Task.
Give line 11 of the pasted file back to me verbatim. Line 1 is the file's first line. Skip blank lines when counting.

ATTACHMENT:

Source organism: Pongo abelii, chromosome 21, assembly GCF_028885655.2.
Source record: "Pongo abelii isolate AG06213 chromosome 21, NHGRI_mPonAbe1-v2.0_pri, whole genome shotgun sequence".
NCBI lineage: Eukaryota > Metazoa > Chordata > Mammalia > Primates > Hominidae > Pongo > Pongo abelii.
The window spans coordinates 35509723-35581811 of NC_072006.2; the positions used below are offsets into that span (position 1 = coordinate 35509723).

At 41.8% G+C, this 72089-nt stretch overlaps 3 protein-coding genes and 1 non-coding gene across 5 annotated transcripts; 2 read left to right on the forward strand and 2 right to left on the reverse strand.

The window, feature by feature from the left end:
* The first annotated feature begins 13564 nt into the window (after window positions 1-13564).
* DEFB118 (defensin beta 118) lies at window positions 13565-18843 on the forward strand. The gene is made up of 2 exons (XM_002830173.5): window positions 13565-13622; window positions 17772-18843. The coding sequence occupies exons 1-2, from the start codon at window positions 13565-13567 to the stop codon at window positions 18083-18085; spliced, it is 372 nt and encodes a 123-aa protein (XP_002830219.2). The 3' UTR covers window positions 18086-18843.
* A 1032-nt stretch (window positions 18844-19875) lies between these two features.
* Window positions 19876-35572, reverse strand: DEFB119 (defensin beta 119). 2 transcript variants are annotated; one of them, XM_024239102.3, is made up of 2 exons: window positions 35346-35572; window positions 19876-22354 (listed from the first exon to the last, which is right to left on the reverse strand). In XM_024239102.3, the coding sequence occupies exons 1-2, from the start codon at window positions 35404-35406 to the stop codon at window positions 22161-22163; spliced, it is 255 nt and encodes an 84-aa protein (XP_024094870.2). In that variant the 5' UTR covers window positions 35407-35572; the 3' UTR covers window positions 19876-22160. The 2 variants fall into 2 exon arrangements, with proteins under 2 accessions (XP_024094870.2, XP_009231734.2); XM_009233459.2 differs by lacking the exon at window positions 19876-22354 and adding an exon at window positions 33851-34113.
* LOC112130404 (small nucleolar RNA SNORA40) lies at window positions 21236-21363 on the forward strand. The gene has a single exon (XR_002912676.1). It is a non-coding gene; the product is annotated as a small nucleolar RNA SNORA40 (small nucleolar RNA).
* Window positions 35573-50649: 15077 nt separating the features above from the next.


* LOC112130404 (small nucleolar RNA SNORA40) lies at window positions 21236-21363 on the forward strand. The gene has a single exon (XR_002912676.1). It is a non-coding gene; the product is annotated as a small nucleolar RNA SNORA40 (small nucleolar RNA).